Written by Dr Callum Forrest MChiro, DC

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The Pain Game

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We’re led to believe that experiencing pain is a dangerous phenomenon and should be suppressed by any number of medication currently on the market. If you’ve got a headache take a headache pill, joint ache take a pill or rub pain relieving cream into the area etc.


But what is the pain trying to tell us?
Pain is the way the body can communicate injury, infection and dysfunction to the conscious part of the brain. Is this something you really want to ignore? Unfortunately turning down the pain doesn’t address its cause but purely the symptoms. Its like disabling the fuel warning light in your car. It doesn’t address the fact you’re nearly out of petrol.

It’s therefore fair to say that PAIN IS NOT THE PROBLEM. It’s just an alert telling us there’s more going on.

But how accurate is pain as an indicator?
Although essential for our survival pain isn’t particularly good at telling us what the problem is, in fact at times it can be quite misleading. For example we have a huge amount of pain receptors in our mouth and lips. Biting your tongue can be extremely painful for a reasonably small amount of damage done while other people experience minimal pain after rolling their ankle which can cause significant damage to the ligaments.
With spinal dysfunction pain can also be quite misleading. Our spines are an incredibly strong, flexible structure which is comprised of a number of extremely versatile tissues. It is very difficult to damage a healthy functioning spine. Pain arising from the spine is often the last part of a bigger picture of dysfunction to arrive. Postural issues, prolonged sitting, incorrect lifting, previous injury etc can grumble in the background slowly disrupting these strong tissues causing us minimal to no pain. In fact slight stiffness might be our only conscious indicator. And then one morning we bend to put our shoes on, pick something up, twist awkwardly and ouch PAIN! When asked what caused the pain we attribute the putting on of our shoes when in fact it’s been building momentum over a long period, like a car rolling down a hill with no brakes. The putting on of the shoes was the final straw.

What separates chiropractic from other health modalities is we address the underlying cause of your problem and although we are compassionate about the pain you’re experiencing we know there’s more going on. In fact getting rid of your pain can often be the easy part, correcting its cause is where we stand head and shoulders above other practitioners.


As mentioned earlier pain is the last thing to show itself with musculoskeletal conditions and is the first to go. Unfortunately that doesn’t mean the problem has gone and unless the underlying dysfunction is addressed a relapsing cycle of painful spells is likely to occur with no real progress being reached. You’ll be treading water. That’s not how we, as Chiropractors, work.

The Pain Game is a multi billion dollar industry.  Why? Because pain will always comes back if you don’t address its cause and masking pain may lead to further injury and the cycle starts all over again.

What’s your strategy to tackle pain? But more importantly what’s your strategy to address the cause?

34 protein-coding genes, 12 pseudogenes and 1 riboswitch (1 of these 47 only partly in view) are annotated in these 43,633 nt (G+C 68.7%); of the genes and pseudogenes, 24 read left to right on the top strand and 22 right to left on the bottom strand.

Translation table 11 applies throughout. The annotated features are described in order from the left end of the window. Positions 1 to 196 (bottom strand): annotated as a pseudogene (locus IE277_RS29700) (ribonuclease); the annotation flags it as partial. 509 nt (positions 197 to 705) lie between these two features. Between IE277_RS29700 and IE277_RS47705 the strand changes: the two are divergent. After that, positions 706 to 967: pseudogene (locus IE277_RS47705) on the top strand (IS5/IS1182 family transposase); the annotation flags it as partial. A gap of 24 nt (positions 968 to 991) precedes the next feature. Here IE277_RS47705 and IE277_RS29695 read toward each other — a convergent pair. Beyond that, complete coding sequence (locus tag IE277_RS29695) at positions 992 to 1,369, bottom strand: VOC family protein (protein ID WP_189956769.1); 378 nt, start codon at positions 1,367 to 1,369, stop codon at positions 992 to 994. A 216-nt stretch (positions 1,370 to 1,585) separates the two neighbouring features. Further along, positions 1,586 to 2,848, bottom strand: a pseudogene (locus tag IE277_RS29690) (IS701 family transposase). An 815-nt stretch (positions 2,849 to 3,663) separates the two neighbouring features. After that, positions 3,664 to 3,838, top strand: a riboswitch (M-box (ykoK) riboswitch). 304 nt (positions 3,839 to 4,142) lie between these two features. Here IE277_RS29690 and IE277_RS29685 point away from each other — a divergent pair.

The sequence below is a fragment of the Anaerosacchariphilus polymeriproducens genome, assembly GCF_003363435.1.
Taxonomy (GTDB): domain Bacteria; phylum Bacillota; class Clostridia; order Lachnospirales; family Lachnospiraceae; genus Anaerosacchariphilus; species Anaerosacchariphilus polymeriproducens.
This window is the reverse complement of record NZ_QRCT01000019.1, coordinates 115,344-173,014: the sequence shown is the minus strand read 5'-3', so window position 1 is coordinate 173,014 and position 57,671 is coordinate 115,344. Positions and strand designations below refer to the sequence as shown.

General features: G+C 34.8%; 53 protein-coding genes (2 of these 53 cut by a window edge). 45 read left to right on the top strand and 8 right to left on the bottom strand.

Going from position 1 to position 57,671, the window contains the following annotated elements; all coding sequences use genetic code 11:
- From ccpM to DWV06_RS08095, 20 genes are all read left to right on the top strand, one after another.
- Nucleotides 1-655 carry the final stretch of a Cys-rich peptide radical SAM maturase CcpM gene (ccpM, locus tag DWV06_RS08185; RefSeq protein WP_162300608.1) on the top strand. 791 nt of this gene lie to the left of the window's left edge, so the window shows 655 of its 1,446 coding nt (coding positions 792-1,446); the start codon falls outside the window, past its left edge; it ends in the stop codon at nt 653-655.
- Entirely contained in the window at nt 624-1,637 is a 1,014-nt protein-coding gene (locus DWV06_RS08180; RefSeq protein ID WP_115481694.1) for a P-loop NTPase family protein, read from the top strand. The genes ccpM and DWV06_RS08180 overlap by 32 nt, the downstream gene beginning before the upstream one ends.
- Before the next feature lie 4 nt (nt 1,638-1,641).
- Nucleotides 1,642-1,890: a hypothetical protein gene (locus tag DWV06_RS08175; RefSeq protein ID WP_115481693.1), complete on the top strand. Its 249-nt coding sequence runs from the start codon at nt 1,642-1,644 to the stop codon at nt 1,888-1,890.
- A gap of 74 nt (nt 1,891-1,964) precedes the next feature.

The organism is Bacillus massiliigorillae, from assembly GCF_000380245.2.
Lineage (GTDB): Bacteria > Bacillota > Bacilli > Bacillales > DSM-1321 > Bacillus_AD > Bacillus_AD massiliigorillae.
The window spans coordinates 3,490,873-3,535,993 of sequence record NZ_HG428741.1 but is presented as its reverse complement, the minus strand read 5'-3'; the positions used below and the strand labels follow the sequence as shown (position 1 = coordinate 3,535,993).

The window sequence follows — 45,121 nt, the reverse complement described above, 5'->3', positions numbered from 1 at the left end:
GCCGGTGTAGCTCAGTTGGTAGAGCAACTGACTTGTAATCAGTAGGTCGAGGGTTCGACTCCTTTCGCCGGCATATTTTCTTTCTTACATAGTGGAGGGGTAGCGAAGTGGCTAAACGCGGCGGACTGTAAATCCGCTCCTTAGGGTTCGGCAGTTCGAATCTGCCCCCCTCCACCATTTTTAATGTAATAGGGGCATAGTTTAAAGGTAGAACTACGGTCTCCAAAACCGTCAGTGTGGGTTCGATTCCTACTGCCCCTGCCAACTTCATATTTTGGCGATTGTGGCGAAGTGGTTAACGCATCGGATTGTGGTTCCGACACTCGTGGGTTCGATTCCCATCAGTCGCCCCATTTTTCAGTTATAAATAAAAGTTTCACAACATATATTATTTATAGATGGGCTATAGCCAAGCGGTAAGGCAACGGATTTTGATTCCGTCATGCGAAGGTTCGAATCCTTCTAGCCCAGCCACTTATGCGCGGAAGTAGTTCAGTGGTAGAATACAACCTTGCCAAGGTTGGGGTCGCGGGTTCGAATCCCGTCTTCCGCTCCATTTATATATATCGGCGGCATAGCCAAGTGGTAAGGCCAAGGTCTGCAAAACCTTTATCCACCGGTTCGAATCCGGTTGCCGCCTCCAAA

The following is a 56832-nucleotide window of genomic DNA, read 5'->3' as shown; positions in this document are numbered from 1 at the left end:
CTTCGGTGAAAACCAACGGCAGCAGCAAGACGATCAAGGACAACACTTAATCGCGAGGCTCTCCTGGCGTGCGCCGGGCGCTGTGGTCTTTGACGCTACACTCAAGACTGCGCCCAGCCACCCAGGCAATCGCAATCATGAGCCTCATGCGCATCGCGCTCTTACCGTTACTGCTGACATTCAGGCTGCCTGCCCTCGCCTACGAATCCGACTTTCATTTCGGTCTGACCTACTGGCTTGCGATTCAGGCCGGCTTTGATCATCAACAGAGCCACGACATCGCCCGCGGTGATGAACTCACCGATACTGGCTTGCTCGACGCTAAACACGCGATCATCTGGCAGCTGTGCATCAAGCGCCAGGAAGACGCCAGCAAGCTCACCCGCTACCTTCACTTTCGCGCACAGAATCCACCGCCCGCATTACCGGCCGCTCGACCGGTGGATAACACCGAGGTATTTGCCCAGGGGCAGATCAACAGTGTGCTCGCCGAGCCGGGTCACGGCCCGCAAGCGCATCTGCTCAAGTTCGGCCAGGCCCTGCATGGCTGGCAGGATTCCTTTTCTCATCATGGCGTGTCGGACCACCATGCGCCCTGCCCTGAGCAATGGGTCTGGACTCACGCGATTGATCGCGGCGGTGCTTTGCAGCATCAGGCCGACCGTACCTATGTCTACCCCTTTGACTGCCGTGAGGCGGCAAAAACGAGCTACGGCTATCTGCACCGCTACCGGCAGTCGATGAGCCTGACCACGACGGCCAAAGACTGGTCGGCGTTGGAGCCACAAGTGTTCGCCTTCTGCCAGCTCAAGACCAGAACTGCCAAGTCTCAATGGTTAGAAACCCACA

Early morning exercises: The hidden danger to your back.

early morning run

Its important to say at the beginning of this article that the people who get up early before work or on their day off to exercise should be commended and this article is not meant to discourage. My aim is that it highlights a couple of easy to do actions which could prevent low back and disc injuries creeping in.

To fully understand the concerns with early morning exercise we need to review the anatomy and physiology of the spinal discs in the low back. The discs primary role is to aid the spine in distributing weight and force evenly through the body. It was often thought that their main role was shock absorption but this has since been dis-proven and they are now more accurately described as force distributors.

The discs are made of two types of tissue. A toughened rope like outer structure called the Annulus fibrosis and a softer toothpaste like inner structure called the Nucleus pulposus (see picture below). Over time poor posture, prolonged sitting and repetitive movements can cause small tears in the outer tougher Annulus. With repeated tears over time the inner Nucleus will migrate to the outside of the disc. It is at this point symptoms are felt as the disc presses on surrounding sensitive tissue and nerves.


The discs absorb its nutrients and water when we are sleeping and non weight bearing. These nutrients are vital for the health and strength of the disc. Like a sponge filling with water the discs become saturated. On waking first thing in the morning the discs are at their fattest. We are actually slightly taller first thing in the morning compared to last thing at night. This though can be an issue when wanting to do strenuous exercise. When the discs are fully saturated more pressure and stress is exerted on the Annulus during compressive loading. This means that excessive stresses and strains through the disc could cause tearing of the outer fibres and/or bulging. Exercises like running, squats, dead lifts, lunges and jumping place large compressive loads on the spine and discs and therefore could cause problems. Morning sit ups are definitely not sensible, no matter what the Rocky training montages may suggest.